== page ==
Women in Politics

Considerable progress has been made in women's rights during the last 100 years. While some countries have achieved near parity in electing women to national legislatures, others are lagging far behind. We wonder: Which country has the largest percentage of women in its national parliament?

A. Sweden
B. United States
C. Cuba
D. Rwanda

A. Sweden is not correct.

For a long time, Sweden was the leader of the Inter-Parliamentary Union's ranking of women in parliament. But in the IPU's February 2008 worldwide survey — which ranks countries according to the share of women serving in their nation's lower house of parliament — Sweden no longer ranks first.

However, Sweden still ranks first among highly industrialized nations, with 47% female representation. It is followed by its fellow Nordic states Finland (42%), Denmark (38%) and Norway (36%).

B. United States is not correct.

Although many people have long pointed to the United States as a leader in terms of historic achievements for women's rights, it lags in electing women to political office.

Seventy-three of the 435 members of the U.S. House of Representatives are women. With a share of 16.8%, the United States is in 70th place globally. The representation of women in the upper U.S. legislative chamber, the Senate, is slightly lower, at 16%.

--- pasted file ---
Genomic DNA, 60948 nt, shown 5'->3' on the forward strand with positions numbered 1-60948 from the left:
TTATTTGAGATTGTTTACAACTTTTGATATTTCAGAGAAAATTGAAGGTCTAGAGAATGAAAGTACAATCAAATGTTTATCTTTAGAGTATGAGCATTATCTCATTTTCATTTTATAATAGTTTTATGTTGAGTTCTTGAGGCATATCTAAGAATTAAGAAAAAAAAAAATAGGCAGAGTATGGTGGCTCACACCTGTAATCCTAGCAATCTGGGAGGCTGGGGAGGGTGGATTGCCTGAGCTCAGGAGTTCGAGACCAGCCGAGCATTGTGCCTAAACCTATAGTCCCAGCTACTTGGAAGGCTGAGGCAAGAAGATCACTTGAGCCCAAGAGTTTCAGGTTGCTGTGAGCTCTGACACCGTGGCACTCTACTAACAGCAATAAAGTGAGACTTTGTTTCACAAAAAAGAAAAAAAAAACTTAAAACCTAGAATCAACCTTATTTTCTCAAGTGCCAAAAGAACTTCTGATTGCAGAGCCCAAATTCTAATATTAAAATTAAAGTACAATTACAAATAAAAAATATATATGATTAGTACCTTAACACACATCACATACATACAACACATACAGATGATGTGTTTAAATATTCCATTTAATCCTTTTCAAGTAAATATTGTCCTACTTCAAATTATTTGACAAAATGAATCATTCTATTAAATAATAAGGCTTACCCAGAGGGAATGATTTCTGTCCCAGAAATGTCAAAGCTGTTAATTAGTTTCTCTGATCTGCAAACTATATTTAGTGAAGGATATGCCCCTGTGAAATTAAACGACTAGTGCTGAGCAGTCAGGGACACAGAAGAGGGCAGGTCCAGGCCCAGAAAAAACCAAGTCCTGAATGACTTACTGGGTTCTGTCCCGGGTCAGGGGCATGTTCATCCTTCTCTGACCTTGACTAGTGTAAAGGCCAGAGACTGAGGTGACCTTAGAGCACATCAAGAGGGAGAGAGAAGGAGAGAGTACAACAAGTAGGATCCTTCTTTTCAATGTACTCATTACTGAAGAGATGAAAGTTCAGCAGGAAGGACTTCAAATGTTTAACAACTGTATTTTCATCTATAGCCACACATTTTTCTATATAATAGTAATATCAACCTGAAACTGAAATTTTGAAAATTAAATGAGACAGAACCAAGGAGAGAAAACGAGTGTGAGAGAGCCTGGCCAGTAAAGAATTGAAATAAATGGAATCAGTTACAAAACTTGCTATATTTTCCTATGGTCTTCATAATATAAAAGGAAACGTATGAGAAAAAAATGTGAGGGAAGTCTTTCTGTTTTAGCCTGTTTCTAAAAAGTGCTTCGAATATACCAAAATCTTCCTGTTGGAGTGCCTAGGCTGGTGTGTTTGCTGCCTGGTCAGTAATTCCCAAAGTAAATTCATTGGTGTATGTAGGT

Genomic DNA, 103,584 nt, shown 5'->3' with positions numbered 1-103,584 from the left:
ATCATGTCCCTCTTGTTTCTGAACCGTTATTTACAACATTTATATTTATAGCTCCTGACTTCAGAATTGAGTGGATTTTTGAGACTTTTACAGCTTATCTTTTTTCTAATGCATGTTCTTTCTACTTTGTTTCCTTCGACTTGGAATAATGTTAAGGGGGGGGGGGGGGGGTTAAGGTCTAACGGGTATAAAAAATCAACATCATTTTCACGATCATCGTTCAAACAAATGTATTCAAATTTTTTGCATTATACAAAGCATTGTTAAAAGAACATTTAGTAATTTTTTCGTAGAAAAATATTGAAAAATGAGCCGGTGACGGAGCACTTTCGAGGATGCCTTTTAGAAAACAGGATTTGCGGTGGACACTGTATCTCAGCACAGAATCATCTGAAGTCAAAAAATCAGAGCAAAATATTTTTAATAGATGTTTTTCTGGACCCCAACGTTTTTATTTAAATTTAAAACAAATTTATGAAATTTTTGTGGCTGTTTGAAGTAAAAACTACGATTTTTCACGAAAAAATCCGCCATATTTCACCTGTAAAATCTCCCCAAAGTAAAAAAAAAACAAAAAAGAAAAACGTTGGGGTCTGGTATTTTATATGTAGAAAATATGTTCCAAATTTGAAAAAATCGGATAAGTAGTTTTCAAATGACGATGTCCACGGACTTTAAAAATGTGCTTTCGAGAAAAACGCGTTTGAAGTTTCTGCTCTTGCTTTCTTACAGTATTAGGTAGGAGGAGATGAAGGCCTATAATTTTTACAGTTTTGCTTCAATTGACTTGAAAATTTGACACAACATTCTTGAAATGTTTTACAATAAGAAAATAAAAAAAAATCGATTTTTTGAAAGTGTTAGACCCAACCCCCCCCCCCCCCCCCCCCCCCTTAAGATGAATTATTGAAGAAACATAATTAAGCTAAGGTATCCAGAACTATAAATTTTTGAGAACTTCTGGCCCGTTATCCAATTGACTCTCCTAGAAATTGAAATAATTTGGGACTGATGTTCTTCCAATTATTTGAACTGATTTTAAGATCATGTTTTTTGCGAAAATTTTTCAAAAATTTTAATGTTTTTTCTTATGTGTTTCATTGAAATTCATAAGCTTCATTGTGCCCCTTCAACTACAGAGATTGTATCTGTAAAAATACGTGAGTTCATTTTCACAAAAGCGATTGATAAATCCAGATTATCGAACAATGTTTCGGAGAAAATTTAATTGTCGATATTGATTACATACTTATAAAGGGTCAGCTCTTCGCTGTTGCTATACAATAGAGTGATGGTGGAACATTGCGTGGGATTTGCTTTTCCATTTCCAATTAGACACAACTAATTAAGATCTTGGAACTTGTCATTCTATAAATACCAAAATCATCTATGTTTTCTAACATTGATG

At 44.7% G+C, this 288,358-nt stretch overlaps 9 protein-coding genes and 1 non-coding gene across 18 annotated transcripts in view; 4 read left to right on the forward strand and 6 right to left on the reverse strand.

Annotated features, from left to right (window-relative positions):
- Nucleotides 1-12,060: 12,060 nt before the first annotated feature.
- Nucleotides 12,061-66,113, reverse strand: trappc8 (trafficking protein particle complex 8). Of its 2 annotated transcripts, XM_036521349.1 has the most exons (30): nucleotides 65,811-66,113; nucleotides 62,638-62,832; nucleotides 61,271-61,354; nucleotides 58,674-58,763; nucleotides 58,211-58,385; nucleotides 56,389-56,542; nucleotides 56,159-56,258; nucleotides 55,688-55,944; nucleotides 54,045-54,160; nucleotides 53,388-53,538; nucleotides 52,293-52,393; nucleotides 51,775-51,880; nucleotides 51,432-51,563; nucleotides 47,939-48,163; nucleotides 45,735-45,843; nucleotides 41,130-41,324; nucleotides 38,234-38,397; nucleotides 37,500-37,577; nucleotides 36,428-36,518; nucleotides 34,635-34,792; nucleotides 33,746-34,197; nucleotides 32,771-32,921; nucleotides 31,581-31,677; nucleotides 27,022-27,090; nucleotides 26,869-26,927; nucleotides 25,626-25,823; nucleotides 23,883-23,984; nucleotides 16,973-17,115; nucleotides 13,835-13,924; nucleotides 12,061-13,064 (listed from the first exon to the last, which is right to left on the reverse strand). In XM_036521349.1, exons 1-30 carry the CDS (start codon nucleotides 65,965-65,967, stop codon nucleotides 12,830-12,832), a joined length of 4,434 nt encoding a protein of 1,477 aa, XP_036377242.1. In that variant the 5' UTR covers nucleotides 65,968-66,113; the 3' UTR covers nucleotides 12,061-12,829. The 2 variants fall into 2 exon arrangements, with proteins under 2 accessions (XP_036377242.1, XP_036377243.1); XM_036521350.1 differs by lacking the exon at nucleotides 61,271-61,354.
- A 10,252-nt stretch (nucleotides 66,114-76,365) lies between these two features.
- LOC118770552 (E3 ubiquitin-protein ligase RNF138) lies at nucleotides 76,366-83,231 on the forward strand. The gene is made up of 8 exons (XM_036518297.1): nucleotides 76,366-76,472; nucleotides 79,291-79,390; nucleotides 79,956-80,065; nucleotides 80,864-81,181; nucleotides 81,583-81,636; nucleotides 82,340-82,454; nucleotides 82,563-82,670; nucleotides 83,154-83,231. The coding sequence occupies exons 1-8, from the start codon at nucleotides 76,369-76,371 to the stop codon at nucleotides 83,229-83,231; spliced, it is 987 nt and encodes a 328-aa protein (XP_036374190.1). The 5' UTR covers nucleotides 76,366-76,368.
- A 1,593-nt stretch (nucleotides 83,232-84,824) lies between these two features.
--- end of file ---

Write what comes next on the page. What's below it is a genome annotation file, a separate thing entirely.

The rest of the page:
The United States ranks behind Bolivia (16.9%) and just ahead of El Salvador (16.7%). In comparison, the Iraqi parliament has a 26% share of female representation, ranking 32nd in the world.

C. Cuba is not correct.

Cuba consistently ranks among the top ten in terms of female parliamentary representation. In the latest survey, it came in third, with a 43% share of women in its national parliament.

In comparison, China ranks 52nd, with women comprising 21% of its national parliament — while Russia ranks 83rd, at 14%.

D. Rwanda is correct.

Following the October 2003 elections, Rwanda tops the list for the highest proportion of female members of parliament — with a rate of 49%. Of the 80 seats in the lower house, 39 are held by women.

Other African countries with a high percentage of female members of parliament include Mozambique (35%) in 12th place — and South Africa (33%) in 15th place.

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